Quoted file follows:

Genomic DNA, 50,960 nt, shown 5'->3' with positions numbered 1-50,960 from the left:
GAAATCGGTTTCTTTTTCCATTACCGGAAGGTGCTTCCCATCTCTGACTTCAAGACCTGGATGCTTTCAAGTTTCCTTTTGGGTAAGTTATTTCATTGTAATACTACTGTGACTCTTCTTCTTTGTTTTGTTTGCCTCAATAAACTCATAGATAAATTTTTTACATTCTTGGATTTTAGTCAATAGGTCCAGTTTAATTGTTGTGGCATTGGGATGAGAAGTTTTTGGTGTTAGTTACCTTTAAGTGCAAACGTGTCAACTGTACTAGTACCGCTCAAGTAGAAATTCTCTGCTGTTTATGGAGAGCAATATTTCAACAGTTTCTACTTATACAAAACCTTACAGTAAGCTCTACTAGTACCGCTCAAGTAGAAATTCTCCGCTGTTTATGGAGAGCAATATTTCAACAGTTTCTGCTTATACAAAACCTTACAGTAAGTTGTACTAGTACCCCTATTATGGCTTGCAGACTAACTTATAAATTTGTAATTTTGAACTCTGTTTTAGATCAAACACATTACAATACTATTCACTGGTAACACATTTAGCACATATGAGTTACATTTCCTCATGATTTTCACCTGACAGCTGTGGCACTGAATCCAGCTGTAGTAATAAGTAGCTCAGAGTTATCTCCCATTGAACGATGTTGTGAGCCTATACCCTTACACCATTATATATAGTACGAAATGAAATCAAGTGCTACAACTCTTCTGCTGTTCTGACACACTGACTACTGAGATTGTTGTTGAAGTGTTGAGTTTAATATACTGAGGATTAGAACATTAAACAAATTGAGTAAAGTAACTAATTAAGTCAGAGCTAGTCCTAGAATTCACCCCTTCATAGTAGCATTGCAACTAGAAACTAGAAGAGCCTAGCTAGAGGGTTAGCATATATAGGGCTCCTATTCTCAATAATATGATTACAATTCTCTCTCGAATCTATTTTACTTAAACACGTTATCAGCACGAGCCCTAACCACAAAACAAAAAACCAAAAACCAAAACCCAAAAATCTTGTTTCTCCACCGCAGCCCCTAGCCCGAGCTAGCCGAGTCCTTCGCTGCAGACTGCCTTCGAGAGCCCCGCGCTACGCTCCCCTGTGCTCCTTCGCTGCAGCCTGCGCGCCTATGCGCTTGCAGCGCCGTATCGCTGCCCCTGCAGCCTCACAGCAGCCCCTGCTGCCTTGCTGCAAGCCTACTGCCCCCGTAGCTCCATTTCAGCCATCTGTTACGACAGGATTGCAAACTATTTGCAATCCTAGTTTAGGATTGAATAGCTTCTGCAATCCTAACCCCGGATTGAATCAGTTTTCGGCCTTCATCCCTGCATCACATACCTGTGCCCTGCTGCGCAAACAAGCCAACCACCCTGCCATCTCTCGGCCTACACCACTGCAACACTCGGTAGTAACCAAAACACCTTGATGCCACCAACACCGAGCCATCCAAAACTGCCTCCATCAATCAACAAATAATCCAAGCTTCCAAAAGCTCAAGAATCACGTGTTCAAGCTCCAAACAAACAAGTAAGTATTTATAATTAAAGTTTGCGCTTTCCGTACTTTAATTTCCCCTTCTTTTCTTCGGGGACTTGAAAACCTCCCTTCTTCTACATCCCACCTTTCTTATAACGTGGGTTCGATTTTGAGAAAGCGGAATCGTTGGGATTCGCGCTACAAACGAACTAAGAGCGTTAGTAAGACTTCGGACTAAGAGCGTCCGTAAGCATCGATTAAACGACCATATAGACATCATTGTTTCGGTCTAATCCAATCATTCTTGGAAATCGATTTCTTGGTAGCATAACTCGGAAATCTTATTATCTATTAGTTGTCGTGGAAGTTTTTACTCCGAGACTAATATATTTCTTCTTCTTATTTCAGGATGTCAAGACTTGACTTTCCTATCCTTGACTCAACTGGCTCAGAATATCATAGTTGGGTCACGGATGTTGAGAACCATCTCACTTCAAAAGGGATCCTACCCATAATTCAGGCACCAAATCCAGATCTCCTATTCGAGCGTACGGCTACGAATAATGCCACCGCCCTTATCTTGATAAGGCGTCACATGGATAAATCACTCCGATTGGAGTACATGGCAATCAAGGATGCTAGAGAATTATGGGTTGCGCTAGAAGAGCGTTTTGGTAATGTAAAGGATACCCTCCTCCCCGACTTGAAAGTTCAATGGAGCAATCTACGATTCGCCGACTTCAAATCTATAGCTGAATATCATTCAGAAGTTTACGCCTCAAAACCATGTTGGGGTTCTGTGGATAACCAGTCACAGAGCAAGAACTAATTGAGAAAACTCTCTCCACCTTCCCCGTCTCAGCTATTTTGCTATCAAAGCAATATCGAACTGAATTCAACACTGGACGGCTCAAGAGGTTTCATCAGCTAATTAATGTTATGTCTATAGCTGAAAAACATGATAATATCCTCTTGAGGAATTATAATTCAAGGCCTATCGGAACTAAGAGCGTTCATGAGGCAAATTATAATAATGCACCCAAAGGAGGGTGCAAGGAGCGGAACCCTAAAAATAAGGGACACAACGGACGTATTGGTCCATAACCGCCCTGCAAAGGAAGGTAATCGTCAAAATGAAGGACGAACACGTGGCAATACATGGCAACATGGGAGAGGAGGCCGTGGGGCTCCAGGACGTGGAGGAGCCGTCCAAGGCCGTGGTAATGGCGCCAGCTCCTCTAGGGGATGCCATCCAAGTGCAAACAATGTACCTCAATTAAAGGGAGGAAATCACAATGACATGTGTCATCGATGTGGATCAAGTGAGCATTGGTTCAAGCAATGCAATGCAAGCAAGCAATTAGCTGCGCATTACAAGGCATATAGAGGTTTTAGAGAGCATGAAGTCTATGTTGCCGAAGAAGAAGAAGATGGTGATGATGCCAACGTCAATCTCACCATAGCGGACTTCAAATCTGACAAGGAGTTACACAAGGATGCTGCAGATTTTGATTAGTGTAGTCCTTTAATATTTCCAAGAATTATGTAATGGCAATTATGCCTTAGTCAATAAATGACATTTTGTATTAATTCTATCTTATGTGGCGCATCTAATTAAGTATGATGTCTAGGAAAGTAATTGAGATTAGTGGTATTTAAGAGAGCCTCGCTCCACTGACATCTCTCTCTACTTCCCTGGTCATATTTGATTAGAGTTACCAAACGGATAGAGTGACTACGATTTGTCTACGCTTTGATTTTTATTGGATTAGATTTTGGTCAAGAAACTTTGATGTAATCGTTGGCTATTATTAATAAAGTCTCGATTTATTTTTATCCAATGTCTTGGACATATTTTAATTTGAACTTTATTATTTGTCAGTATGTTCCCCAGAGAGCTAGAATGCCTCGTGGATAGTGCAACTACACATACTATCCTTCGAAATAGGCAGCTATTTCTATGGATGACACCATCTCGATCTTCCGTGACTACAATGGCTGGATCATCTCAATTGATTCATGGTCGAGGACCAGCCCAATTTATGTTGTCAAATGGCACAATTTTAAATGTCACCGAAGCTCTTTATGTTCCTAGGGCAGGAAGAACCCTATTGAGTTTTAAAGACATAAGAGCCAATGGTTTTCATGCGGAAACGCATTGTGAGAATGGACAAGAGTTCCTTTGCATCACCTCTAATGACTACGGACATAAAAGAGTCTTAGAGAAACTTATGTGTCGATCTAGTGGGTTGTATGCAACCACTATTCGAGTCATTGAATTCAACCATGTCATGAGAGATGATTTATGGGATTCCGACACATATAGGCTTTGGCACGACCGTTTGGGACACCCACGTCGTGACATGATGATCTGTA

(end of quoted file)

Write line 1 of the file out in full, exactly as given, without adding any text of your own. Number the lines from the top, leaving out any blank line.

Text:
Genomic DNA, 50,960 nt, shown 5'->3' with positions numbered 1-50,960 from the left: